Media Literacy Council’s social media guide has a sample social media contract that you can agree on with your child. See page 6 of the guide.

Emphasise to your child that these areas of agreement are to keep them safe.

Assure your child that they can come and talk to you should they come across any content, experiences or online interactions with others that make them feel uncomfortable. You could also explore the app together to familiarise yourselves with the self-reporting function, so that your child would know what to do should they come across inappropriate or harmful content.

Mistakes can be expected along the way – do not panic and resort to removing access to social media straightaway. Talk it through with your child. Maintain strong rapport and open communication, so that you can continue to provide the support and guidance they need to confidently navigate the cyber space (and other issues!) in a safe and responsible way.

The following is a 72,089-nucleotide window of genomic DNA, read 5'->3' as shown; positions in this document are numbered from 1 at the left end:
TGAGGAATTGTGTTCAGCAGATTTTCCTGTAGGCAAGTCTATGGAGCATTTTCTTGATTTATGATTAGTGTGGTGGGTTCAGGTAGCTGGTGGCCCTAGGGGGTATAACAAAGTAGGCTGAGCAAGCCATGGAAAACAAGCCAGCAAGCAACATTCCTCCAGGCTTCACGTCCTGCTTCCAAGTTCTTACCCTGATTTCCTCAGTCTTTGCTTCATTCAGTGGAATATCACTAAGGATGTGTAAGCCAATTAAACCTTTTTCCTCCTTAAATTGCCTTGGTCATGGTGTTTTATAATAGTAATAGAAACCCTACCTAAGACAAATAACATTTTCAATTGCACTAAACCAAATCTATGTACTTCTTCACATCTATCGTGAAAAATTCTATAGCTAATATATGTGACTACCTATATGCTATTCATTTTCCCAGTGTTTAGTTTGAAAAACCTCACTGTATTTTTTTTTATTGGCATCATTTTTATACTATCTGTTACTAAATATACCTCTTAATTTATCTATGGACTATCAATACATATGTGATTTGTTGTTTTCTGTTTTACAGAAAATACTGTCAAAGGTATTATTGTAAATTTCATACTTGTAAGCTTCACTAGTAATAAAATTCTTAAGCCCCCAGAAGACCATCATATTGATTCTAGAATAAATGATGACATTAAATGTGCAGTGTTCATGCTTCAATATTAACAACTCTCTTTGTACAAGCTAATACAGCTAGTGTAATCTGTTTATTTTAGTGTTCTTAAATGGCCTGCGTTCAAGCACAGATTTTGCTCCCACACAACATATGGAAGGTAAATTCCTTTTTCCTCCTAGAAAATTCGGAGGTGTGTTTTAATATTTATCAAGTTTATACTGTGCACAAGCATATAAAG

What are schools doing to prepare students to navigate the online space safely?

All students go through Cyber Wellness lessons from as young as Primary 1. They are taught to be respectful, safe, and responsible users of technology, and to be a positive influence on their peers. Lessons also cover topics like cyber identity, cyber relationships, and cyber citizenship.

Cyber Wellness education has been enhanced in the refreshed Character and Citizenship Education (CCE) curriculum and seeks to equip students with the necessary knowledge and skills to ensure online safety, and maintain mental well-being in navigating the digital environment.